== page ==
The event is an action or operation performed on the database engine. An event tab is used for adding or removing the selected event for monitoring. The profiler tool can trace all events, and each event is categorized on a specific event class. Some examples are BatchCompleted, Batch Starting, Audit Login, Audit Logout, Lock: Acquired, Lock: Released, etc. The below image explains each section of the event tab:


Section 1 is the preview of the selected trace that shows events and columns. It also allows us to select the appropriate check box based on our needs. Section 2 shows the details of the Selected Events and Events class. If we tick the section 3 check box, we will obtain the entire list of Events and Columns in Section 1. Section 4 is like customization that has an option column filters and organizes columns.

When we click the "Column Filter button," it allows us to filter more data to be saved by using conditions such as like or not like. When you've finished filtering, click OK to exit the edit filter window and preserve your changes. Here is the image:


When we click the "Organize Column button," it allows us to organize and group the columns. When you've finished all your functioning, click on the OK button to preserver the changes.


NOTE: Once the trace collection procedure has begun, we cannot make any changes to the column, such as grouping and sorting.

Finally, click on the Run button to complete the tasks within the server. Now, we can monitor server data in a tabular manner with various properties. We can also view if the trace is running or not from the bottom of the profiler window.

Database Engine Tuning Advisor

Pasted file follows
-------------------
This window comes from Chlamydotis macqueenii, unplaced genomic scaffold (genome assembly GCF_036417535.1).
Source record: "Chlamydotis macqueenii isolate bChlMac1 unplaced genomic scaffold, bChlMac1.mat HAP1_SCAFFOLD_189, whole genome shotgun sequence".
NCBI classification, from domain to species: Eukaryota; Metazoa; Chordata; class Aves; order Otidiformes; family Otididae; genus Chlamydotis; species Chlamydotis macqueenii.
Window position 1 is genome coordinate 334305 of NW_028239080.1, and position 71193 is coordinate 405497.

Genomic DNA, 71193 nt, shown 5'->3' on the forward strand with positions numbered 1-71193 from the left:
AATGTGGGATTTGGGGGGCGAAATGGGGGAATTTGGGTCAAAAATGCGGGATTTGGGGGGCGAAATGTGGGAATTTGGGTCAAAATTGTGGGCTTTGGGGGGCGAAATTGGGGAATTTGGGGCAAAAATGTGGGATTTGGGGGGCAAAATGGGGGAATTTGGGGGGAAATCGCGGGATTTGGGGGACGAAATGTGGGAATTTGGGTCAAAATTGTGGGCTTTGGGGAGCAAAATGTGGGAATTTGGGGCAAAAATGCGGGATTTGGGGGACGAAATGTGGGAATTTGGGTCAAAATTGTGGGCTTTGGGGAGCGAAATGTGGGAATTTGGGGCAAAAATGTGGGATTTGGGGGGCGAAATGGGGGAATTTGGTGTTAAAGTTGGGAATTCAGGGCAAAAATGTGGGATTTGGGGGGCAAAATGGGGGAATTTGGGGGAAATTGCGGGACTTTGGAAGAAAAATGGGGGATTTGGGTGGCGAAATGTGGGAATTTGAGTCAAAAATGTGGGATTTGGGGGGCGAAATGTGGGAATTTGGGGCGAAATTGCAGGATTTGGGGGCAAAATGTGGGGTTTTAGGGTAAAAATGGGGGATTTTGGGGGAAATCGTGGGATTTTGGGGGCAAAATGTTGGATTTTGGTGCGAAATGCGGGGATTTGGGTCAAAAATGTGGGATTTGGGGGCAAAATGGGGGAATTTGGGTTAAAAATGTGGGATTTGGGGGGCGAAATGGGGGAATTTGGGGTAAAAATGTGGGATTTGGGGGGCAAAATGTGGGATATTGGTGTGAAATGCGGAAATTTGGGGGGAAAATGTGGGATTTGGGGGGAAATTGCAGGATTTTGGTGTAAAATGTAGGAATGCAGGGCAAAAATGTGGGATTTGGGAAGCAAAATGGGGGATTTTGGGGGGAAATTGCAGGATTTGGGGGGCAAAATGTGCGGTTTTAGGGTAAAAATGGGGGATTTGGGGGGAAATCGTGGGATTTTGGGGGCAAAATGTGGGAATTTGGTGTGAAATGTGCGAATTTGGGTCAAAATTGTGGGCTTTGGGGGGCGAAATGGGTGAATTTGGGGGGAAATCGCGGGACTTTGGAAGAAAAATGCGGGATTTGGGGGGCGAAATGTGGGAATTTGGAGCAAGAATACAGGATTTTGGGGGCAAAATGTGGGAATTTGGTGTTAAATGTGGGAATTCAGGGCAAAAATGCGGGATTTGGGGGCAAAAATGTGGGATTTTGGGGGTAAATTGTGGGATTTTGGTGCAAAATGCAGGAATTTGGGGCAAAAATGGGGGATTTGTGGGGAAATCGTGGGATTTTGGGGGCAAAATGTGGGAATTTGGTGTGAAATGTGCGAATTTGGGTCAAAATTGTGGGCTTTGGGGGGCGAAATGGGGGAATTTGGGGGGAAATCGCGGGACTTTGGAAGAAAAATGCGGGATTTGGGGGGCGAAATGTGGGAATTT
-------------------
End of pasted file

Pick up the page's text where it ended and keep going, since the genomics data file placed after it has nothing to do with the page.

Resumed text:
It's a SQL Server tool that allows to read and analyze the traces that the profiler creates. We can access it by using the SQL Server Management Studio. As input, this tool accepts a profiler trace. The operations captured within the trace make certain recommendations (missing indexes, partitioning, etc.) to optimize Database Engine efficiency.

Deprecation and Alternatives

According to the official documentation, the SQL Server Profiler for Database Engine is deprecated. This feature might be removed in a future version of MS SQL Server, and recommended to avoid the use of this feature anymore. However, we can still use this tool to trace Analysis Services as workloads are not deprecated. They deprecate the two operations, which are Trace and Replay.

Microsoft opted to construct a new functionality for these actions after deprecating the Trace and Replay features. They suggested that Extended Events be used to build traces over a Database Engine, and the Distributed Replay will be used to accomplish replay operations. They still suggest using SQL Server Profiler to build traces and replays over Analysis Services instances.

Some of the other alternatives to perform similar functions as of SQL Server profiler are:

Prefix: This tool has an amazing feature to inspect SQL queries directly from your application code for insights that are not only correct but also contextual. It's completely free, extremely powerful, and gives a detailed trace of all web requests.

ExpressProfiler: It is a simple open-source best alternative for SQL Server profiler. It uses a simple, fast graphical user interface. It is also called SqlExpress Profiler.

Neor Profile SQL: It's an application that acts like a proxy server, intercepting all of the client's requests. This technique allows us to take control of the entire access of the database and discover query bottlenecks. It provides similar features for MySQL users.

Server Side Trace: It runs on the server and saves the trace data same as the profiler but captured using T-SQL scripts.

Replay in SQL Server Profiler

SQL Server profiler provides a replay feature that allows us to save a trace and replay it based on our needs. It is very important when we are troubleshooting an application. SQL Server Profiler Replay menu provides Toggle Breakpoint and the Run to Cursor options for debugging.

The profiler will monitor all changes made in SQL Server Management Studio. As a result, it can also be used to test database performance. SQL Server also provides the "SQL Server Performance Monitor" for monitoring the performance of the system and server.


This article will describe the old SQL Server tracing tool called profiler. Here we have also learned about its use cases and other SQL Server tools that can integrate. It also mentions the benefits of the profiler tool and its alternatives that can be used after it is deprecated for tracing the Database Engine.